Friday, 4 April 2014

April showers to help melt the snow

It does not surprise me at all that we are off to such a slow start to spring in Montreal. After a couple of plus 5C highs to start April, we only managed 3C on Thursday, despite wall to wall sunshine. The culprit is and will continue to be cold winds produced by the ice covered St. Lawrence River. It goes beyond that with ice covering 70% of the Great Lakes after coming down from a near record high of 93%. Portions of Lake Superior are still 90% ice covered. This will greatly affect the spring daytime temperatures, capping them at least as long as the ice and the dense piles of snow remain in and around Ontario and Quebec. It is melting slowly, especially those fortunate enough to have direct sunlight all day.

Numerous ships are labouring through ice as thick as 8 feet on the Great Lakes as the Seaway has opened but to a very slow start. (Photo Boat Nerd Facebook Page)
Friday will be another sunny day with increasing clouds across eastern Ontario and southern Quebec. We have a storm system over the central US that will move towards the Great Lakes. This system will push a warm front across Ontario and Quebec with rain developing this evening and tapering off Saturday. Expect a good 10-20mm of rain across the region. Some areas north and east of Montreal may see some freezing rain or sleet tonight mixed with the rain. Snow is likely across far northwest Quebec and northeast Ontario. Thunderstorms may even pop up in extreme southern Ontario. Temperatures will be mild in Montreal up to 6C today and Saturday with lows near 4C. Look for gusty winds as well, up to 50km/h tonight and 70km/h on Saturday. Sunday looks sunny and mild at this time with a high up to 9C.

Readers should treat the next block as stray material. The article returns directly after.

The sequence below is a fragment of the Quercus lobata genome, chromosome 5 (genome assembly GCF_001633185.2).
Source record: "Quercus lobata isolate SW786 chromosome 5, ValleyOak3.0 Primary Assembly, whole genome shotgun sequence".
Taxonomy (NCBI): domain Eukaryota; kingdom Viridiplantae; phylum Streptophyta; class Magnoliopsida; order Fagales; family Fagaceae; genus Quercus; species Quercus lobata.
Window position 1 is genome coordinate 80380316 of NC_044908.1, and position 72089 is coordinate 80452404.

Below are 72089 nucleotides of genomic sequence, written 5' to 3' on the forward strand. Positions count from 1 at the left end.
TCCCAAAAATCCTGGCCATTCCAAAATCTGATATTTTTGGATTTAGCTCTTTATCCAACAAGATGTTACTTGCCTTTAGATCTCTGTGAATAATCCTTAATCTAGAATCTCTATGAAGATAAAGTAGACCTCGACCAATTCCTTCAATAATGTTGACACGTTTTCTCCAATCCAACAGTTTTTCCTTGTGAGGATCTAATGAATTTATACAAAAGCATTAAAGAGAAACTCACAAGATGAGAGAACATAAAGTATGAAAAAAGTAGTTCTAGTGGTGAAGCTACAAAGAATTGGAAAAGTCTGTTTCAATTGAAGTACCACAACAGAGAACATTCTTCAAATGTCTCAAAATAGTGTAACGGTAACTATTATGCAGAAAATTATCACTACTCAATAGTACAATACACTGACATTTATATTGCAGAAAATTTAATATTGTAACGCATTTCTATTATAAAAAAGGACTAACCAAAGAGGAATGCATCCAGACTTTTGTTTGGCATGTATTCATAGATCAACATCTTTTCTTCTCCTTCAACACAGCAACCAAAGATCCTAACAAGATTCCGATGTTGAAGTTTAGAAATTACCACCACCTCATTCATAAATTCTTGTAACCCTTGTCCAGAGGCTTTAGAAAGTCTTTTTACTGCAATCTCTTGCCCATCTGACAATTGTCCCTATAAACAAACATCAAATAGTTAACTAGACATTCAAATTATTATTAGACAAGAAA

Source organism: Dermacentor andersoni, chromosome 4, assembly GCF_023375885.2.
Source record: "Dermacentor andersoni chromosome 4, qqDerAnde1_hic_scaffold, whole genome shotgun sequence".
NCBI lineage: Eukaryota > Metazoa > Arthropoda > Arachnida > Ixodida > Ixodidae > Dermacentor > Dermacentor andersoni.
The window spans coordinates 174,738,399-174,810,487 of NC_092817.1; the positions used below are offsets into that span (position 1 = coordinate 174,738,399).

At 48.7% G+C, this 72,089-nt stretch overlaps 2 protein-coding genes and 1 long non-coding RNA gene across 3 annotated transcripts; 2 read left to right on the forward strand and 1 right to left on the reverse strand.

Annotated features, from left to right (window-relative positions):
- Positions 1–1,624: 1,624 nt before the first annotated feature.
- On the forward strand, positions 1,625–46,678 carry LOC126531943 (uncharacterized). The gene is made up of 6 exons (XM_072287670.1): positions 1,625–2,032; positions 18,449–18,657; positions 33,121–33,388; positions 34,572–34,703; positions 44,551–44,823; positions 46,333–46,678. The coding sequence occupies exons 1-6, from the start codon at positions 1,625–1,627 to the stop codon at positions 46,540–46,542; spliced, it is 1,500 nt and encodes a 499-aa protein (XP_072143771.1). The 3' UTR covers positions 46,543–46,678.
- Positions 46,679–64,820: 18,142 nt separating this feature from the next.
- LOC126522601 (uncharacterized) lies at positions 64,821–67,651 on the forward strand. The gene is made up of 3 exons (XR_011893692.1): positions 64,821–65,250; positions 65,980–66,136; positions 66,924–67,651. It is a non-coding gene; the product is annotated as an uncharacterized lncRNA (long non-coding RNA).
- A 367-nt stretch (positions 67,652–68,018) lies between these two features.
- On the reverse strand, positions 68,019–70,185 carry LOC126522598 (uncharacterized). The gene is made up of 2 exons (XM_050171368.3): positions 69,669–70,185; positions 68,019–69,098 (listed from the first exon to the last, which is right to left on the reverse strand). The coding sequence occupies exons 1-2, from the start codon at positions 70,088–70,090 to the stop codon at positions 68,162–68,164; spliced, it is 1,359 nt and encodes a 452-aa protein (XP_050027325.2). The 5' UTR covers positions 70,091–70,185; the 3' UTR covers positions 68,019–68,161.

The St. Lawrence/Great Lakes Seaway opened the 2014 shipping season on March 28 as the Algoma Equinox moved through Lock 3 in the Welland Canal. About a dozen or so ships are currently in the system but are being slowed considerably by the thick ice. Yesterday several ships moved along in a convoy through ice as thick as 8 feet on Lake Superior towards the Soo Locks. They were led by two Coast Guard ice breakers, one from the Canada, the Pierre Radison and another form the USCG, the Mackinaw. The opening is already 10 days behind schedule. Up to 5 ice breakers are working in the St. Lawrence with two tugboats trying to free up the St. Lambert locks and port area. Work will continue to free the entire system  from ice which took until April 27 last year and may last well into May this year according to the Canadian Coast Guard. The Seaway stretches from Duluth, Minnesota to Montreal.

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